Music review: Dionne Warwick, Glasgow Royal Concert Hall

Part live performance, part in-conversation event, this was a 360 degree view of a remarkable career, writes David Pollock

Dionne Warwick, Glasgow Royal Concert Hall ***

This was less a concert, more a victory lap after the race has been successfully run. As the foyer’s promotional posters teased, Dionne Warwick would be singing songs, but much of this event would be taken up by film and in-conversation material looking back over her career. That meant there was a lot to get through, even in three hours.

The 83-year-old New Jersey native made her name as a pioneer of crossover soul-pop, but her career’s so long that footage could be shown of her as a fresh-faced, 21-year-old young woman singing in her local choir. The black-and-white footage was grainy and out-of-time, yet here Warwick was on stage, persevering with vibrant energy.

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Dionne Warwick PIC: Calum BuchanDionne Warwick PIC: Calum Buchan
Dionne Warwick PIC: Calum Buchan

The first song she performed with her three-piece band was Don’t Make Me Over, also the title of the show, which she explained was written for her by frequent collaborator Hal David (alongside Burt Bacharach) after she upbraided him with the words for promising her a song and giving it to someone else.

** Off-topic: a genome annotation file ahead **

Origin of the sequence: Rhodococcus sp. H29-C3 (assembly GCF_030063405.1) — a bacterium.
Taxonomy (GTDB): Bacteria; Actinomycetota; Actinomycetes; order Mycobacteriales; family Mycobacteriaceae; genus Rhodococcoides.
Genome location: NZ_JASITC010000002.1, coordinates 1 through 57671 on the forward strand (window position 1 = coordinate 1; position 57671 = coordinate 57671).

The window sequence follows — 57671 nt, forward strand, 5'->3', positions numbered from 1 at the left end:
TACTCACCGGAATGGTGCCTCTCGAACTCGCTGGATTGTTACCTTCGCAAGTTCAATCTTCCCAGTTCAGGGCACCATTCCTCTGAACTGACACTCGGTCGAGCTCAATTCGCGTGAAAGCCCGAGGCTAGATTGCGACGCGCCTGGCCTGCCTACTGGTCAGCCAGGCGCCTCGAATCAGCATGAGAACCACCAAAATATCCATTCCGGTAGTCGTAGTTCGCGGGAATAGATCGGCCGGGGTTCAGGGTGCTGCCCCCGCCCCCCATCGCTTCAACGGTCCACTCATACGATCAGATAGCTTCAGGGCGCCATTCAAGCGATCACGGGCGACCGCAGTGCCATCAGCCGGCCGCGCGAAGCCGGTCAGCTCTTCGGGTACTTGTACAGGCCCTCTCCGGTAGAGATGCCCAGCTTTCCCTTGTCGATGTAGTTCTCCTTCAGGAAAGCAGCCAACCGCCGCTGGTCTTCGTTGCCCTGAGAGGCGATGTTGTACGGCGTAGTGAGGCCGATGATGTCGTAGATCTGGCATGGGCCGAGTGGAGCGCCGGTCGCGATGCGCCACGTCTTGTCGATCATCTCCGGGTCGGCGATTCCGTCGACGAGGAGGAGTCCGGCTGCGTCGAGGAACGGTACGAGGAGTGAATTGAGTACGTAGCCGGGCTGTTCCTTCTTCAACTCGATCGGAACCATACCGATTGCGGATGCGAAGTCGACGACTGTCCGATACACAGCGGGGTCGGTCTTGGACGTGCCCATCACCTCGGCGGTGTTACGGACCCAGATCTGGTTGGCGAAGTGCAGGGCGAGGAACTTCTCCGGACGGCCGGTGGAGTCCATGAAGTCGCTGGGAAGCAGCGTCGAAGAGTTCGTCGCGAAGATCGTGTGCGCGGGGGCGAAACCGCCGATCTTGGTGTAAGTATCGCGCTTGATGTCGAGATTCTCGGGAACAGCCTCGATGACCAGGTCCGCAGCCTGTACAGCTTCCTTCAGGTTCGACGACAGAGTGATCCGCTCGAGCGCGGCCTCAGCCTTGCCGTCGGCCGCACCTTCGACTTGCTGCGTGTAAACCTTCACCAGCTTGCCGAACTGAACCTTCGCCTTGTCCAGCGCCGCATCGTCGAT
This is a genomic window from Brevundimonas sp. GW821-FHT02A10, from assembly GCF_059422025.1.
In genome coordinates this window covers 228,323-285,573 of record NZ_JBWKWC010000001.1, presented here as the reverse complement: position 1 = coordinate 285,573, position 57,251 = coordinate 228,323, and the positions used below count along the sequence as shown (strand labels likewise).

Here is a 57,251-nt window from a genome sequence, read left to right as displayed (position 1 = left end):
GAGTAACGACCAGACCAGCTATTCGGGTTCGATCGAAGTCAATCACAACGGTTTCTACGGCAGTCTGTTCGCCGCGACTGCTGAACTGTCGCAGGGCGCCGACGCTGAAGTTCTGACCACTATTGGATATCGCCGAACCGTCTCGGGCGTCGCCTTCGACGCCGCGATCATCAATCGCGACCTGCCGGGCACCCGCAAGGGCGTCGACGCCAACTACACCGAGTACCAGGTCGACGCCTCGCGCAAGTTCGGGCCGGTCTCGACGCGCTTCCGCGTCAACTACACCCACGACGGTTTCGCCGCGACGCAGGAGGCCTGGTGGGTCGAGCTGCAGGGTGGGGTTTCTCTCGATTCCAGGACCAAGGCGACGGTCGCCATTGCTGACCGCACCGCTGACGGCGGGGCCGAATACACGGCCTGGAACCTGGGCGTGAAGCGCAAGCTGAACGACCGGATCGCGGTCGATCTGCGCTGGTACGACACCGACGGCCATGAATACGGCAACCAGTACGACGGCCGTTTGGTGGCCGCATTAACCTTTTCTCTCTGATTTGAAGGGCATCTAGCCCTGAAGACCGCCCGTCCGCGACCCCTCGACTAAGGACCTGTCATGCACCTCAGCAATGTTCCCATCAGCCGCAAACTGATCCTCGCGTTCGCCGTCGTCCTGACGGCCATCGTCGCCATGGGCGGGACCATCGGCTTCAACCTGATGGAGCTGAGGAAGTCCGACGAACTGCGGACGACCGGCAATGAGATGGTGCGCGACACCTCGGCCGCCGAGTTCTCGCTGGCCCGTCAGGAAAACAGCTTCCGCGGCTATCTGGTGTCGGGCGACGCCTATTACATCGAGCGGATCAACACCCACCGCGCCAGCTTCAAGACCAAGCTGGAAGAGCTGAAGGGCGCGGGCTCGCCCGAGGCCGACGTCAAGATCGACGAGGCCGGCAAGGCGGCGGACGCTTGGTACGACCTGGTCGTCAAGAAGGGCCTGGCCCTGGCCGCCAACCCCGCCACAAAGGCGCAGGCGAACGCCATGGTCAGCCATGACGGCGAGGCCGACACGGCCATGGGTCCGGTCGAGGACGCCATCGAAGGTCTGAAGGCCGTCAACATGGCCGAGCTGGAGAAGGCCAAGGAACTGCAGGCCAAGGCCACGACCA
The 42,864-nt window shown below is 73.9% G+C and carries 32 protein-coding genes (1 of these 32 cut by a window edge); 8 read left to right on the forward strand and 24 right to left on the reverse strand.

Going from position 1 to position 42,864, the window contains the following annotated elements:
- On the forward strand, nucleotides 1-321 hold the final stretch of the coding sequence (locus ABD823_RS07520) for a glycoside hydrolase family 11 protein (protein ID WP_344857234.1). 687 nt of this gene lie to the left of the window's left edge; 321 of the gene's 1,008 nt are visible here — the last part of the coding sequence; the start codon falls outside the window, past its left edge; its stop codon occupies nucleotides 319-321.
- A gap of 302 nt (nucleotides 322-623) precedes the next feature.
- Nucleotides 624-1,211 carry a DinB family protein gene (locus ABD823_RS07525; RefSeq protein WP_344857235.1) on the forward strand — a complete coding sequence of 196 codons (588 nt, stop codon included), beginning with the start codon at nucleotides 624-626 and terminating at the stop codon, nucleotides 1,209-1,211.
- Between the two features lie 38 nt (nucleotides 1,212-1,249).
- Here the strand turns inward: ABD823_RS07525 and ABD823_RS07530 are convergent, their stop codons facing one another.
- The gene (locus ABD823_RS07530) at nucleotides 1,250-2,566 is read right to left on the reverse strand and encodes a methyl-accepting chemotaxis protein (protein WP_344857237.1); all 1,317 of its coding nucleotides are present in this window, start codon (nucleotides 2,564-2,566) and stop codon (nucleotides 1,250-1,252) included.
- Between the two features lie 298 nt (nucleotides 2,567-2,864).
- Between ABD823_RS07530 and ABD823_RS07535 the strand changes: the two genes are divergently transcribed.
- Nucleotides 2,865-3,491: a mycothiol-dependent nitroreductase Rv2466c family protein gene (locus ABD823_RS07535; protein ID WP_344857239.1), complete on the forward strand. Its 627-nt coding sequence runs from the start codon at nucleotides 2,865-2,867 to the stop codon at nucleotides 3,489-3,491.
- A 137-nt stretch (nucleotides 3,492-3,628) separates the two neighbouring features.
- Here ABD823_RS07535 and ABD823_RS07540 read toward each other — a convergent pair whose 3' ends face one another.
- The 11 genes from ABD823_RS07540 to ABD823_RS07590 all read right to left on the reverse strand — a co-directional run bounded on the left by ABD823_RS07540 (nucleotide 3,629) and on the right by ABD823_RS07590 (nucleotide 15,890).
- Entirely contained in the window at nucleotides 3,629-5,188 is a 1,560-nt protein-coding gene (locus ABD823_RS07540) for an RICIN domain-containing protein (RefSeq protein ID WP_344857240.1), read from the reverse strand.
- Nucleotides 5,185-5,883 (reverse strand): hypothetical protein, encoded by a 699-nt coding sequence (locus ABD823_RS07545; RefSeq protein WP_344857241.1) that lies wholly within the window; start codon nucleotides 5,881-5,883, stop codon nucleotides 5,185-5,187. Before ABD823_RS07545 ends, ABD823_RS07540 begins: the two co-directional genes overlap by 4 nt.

After this, her friend Dave Wooley conducted a conversational, talk show-style interview about her life – her upbringing around church song, her exploits within the industry, her double marriage to and double divorce from drummer William Elliott and her pioneering AIDS activism.

Elton John offered frank filmed testimonial about the latter, while Smokey Robinson, Alicia Keys, Stevie Wonder, Bill Clinton, her sister Cissy Houston and (through wildly-received archive footage) her niece Whitney Houston all appeared. The segment where Snoop Dogg recalled Warwick telling off a group of gangster rappers for their misogynist language in her living room was hilarious.

Of course, the relaxed format was necessary because, well, Warwick is 83, and 90 minutes of singing is tough at any age. Hearing her sing I Say a Little Prayer (including jokey back-and-forth with her drummer son David), though, then a sublime, strong-voiced half-hour closing procession through Walk On By, Anyone Who Had a Heart, Alfie, Heartbreaker, What the World Needs Now and That's What Friends Are For more than justified her appearance.